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Name that element! It's the ninth most abundant element in Earth's crust. It's as strong as steel but half as heavy, and you might find it in your braces, bike, even candy! What is it? To find out, grab a periodic table and follow these eight clues. Then turn the page to test your chem IQ. (New Science Mystery Series!).


Like all elements, this one is composed of atoms, the basic building blocks of matter. Each atom's nucleus, or center, is packed with positively charged protons and neutrally charged neutrons. Outside the nucleus swirl negatively charged electrons. The mystery element has 22 protons in its nucleus.

(Guessed it? You're a chem whiz!)



This element exists in nature not as a pure element, like gold or sulfur, but as an ore, a mineral compound that contains two or more elements. Ores are mined for industrial uses. The mystery element is extracted from a shiny reddish-brown ore called rutile.

(Need another clue? Read on!)



Combined with the metallic element nickel (NI), the mystery element forms an alloy called nitinol. An alloy is a human-made metal forged from two or more natural metals, like iron and copper. Some hi-tech braces are made of nitinol because it has "shape memory": The metal slowly springs back to its original form when bent. Nitinol braces around crooked teeth eventually tug them straight.

(Nabbed it? Move over, Marie Curie!)



This transition metal combines with oxygen to form a white compound, a molecule made of two or more elements. The compound is an ingredient in paint, paper, and even the white food coloring found on some candies.

(Still searching? More clues ahead ...)



When it comes to tennis rackets, this element is an ace! It reacts with oxygen to form a microscopic coating that protects against corrosion. Some metals, like iron (Fe), corrode when oxidized, or combined with oxygen in air or water. The chemical reaction pulls electrons away from the iron atoms and causes decay. But when this element oxidizes (losing four of its 22 electrons), the reaction forms a thin film of tightly packed molecules on its surface. The film locks out water and oxygen to guard against further corrosion.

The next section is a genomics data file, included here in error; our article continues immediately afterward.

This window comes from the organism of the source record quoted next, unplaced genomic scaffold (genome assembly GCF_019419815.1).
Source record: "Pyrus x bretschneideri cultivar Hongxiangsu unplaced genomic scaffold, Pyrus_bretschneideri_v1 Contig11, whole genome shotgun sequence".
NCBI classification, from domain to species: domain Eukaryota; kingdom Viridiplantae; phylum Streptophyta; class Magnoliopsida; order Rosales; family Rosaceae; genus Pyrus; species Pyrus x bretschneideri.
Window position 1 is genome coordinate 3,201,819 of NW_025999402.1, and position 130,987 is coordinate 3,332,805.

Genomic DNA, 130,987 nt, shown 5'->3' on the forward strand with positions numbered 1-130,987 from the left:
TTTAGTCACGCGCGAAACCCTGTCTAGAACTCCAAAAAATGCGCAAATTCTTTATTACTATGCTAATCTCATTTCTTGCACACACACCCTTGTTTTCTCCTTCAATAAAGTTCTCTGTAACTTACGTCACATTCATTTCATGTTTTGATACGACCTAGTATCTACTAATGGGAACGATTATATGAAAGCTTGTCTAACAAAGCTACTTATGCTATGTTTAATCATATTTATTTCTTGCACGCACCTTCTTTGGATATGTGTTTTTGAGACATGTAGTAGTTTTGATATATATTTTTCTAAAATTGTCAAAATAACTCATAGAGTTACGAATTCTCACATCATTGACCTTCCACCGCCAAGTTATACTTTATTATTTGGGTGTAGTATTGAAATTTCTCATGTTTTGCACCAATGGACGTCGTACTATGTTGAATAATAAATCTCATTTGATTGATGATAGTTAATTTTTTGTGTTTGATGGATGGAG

(Still stuck? The sixth clue's a charm.)



Talk is cheap--but not if you're using the Nokia 8910 phone. It will set you back about 1,000! The phone is expensive in part because the casing is crafted from the mystery element, which requires a costly chemical process to isolate it from oxygen. Most metals easily combine with oxygen and exist in nature as metal oxides.

Metal elements, found on the left-hand side of the periodic table, lose outer electrons to non-metal elements, found on the right-hand side of the periodic table. The electron transfer bonds the elements together.

(Mystery solved? Hard work pays off!)



The mystery metal is biocompatible: It doesn't react with organic, or carbon-living material like body cause Infections. The medical-friendly element is used in artificial hips, bone-fracture pins, even artificial hearts.

(No idea? Here's your last hint ...)



This metal is made for pedaling! Its lightness and strength make it perfect bike-frame material. The mystery element has a lower atomic mass than iron, the main metallic element in steel, but a greater atomic mass than the element scandium (Sc). It also has half the density (amount of mass per unit volume) of steel--but is equal in strength.

(Still puzzled? See the TE for the answer.)




Key definitions:

ATOMIC NUMBER equals the number of protons (positively-charged particles) in an atom's nucleus, or center. Every element contains a different number of proton, and hence has a unique atomic number.